But then Pinker also gives you all this fantastic stuff about how language really works in the first place. Anybody who is really curmudgeonly, who says: ‘Uggh. Language. Everybody I know speaks and writes like an idiot around me!’ He really turns that on its head and shows what a miracle the human language really is.

Does he, like you do in your book, go after the sticklers and grammar grouches, people like Lynn Truss, author of Eats, Shoots & Leaves, and others who bemoan the decline of language?

This book came out in 1994 so he’s taking aim at a different generation of sticklers, but yes, he also shows they don’t know what they’re talking about. Most grammar grouches have a fairly authoritarian approach to language. They have this idea that somewhere, somehow, there is somebody making rules, or that there are just hard and fast rules that have to be enforced, and people humiliated out of violating them.

Is language not about rules, then?

Pinker would argue that language is absolutely about rules. He wrote another book called Words and Rules which is all about how the brain processes language. It turns out that you know all these rules but you don’t even know that you know them. They are your internal language processing device. And to study that is much more fascinating than whether or not you should begin a sentence with ‘however’, which some people think you shouldn’t be able to do.

For example, Pinker shows that if you put the word ‘fuckin’ in the middle of a word – for instance, if you want to say: ‘That’s fan-fuckin’-tastic!’ You have to put the word fuckin’ in a certain place in the word. It goes before a certain stressed syllable. You can’t say: ‘That’s fantast-fuckin-ic!’ – and no English speaker would ever say that. Everybody knows it. They have this rule in their brain, but nobody knows they have it. Teasing out that kind of thing is fascinating and so much more interesting than: ‘Oh my God! That person used ‘whom’ wrong…’

We also have to accept that language changes over time, don’t we? When I was at school, it was drummed into me that ‘disinterested’ meant ‘unbiased’. But whenever I hear somebody say disinterested around me now, they mean ‘uninterested’. Wouldn’t Pinker argue that instead of correcting people, I should accept that disinterested now means uninterested?

I wouldn’t say that. The argument of descriptive linguists is often a bit caricatured by opponents, who say: ‘Oh, you’re saying there are no rules at all, you can just say whatever you like.’ It’s not really true. I’m sure Pinker uses ‘disinterested’ like you do. In traditional standard English usage, it means impartial and it has that role. There haven’t been enough people who have changed the meaning of the word, that it definitely now means only ‘bored’ or ‘not interested’. The majority of English usage still favours disinterested in the traditional sense, even though a lot of people make that mistake. It takes a big majority of the community of speakers over time to get the whole meaning of a word to change so that you can finally really say: ‘OK, this word has changed in meaning.’ I wouldn’t say we’ve reached that in the specific case of disinterested.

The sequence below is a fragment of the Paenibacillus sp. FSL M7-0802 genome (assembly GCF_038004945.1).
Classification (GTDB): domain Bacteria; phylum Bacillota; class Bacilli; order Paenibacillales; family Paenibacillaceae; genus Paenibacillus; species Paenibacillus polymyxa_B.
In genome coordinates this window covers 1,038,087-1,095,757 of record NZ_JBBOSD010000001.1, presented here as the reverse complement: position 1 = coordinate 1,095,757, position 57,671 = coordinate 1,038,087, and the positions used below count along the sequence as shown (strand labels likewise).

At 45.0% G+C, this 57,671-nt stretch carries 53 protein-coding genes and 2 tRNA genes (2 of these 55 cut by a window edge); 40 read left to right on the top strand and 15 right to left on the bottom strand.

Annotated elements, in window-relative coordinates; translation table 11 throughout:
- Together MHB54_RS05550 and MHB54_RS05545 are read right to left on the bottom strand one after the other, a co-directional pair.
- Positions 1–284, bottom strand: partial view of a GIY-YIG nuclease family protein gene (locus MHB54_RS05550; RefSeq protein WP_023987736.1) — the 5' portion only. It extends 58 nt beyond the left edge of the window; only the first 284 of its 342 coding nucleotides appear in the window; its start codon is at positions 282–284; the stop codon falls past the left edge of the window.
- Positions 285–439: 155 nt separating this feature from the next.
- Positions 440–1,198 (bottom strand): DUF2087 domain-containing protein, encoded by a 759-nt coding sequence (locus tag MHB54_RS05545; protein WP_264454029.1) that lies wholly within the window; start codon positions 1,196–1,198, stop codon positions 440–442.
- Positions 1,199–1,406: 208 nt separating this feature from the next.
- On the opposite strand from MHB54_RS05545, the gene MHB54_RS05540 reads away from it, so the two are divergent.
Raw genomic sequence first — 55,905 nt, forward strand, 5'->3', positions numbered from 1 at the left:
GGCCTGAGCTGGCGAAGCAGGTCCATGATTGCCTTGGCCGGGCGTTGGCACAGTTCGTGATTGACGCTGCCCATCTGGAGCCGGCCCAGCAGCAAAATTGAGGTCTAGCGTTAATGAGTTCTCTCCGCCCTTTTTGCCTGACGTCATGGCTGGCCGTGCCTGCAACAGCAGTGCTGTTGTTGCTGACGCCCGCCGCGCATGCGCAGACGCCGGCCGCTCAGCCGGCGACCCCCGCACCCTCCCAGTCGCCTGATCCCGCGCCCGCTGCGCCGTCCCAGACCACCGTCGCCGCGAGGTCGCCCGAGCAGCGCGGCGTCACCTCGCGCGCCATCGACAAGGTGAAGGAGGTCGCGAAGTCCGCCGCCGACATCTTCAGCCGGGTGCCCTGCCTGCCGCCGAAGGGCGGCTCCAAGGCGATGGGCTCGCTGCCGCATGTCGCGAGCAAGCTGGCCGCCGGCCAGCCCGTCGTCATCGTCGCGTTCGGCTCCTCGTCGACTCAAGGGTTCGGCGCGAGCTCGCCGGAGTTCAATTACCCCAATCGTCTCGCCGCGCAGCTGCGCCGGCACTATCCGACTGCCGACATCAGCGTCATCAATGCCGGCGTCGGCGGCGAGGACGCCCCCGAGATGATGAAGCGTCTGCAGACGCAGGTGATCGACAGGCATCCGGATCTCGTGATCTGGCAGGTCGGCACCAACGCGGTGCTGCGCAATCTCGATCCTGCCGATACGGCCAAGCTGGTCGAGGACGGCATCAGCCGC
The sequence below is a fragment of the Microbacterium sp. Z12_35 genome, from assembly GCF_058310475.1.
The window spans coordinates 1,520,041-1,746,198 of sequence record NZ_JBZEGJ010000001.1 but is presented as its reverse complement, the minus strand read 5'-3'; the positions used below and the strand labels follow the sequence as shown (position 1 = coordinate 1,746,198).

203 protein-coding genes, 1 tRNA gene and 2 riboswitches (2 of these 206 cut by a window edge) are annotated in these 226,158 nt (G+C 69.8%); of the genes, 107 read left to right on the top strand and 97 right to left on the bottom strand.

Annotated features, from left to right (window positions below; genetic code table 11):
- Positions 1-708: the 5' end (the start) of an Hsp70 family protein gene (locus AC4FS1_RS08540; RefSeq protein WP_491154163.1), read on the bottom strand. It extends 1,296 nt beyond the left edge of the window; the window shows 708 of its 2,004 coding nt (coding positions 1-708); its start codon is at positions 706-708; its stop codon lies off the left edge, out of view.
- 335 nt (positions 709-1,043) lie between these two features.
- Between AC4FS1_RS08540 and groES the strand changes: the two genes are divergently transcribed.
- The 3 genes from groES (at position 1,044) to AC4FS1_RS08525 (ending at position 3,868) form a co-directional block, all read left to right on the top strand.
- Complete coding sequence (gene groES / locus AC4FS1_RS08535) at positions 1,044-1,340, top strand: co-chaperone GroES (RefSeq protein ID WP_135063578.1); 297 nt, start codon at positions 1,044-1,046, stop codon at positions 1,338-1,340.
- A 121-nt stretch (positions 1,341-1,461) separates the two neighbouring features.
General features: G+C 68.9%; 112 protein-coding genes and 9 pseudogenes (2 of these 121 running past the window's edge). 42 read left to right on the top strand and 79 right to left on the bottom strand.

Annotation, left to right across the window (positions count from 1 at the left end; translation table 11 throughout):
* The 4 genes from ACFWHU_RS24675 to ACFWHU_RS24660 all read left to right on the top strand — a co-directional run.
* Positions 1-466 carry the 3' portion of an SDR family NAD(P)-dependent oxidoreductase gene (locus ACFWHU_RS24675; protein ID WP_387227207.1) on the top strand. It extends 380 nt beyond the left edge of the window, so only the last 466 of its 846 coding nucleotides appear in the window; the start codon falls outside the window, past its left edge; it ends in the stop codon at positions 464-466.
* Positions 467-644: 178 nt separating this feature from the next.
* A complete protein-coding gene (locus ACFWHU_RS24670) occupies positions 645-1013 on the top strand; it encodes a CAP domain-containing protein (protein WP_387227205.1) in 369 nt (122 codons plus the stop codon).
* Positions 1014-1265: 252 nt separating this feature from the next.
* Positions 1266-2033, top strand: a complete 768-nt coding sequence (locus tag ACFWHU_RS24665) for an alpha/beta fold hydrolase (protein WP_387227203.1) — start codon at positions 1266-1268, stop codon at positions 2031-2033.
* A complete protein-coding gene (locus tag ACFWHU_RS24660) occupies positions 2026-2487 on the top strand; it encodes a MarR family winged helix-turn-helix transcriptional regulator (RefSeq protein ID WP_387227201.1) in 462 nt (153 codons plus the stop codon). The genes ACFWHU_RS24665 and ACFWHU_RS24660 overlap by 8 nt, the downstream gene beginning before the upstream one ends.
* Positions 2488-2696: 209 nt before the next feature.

But we have with ‘silly’. What did ‘silly’ mean in the past?

It used to mean innocent. Words used to mean completely different things, almost their opposite, if you look back in their history.

Let’s go on to The First Word: The Search for the Origins of Language

This is a book about words and language and evolution. Christine Kenneally, the author, starts off by describing how, surprisingly enough, this subject was completely ignored by linguistics for a really long time. One of the big official international linguistic bodies in the late 19th century banned all study of the topic, saying that it was unknowable. Even when most intellectuals accepted evolution was a fact, they figured it was too hard to figure out whether language itself had evolved. Then she tells the 20th century story of how Noam Chomsky basically sighed and shrugged his shoulders and said: ‘Not interesting, can’t know it,’ and didn’t want to get into it for a very long time. Stephen Jay Gould, an evolutionary biologist, came to see it as a ‘spandrel’ of some other structural change, basically a by-product of evolution – something that was adapted for another purpose, but repurposed for language.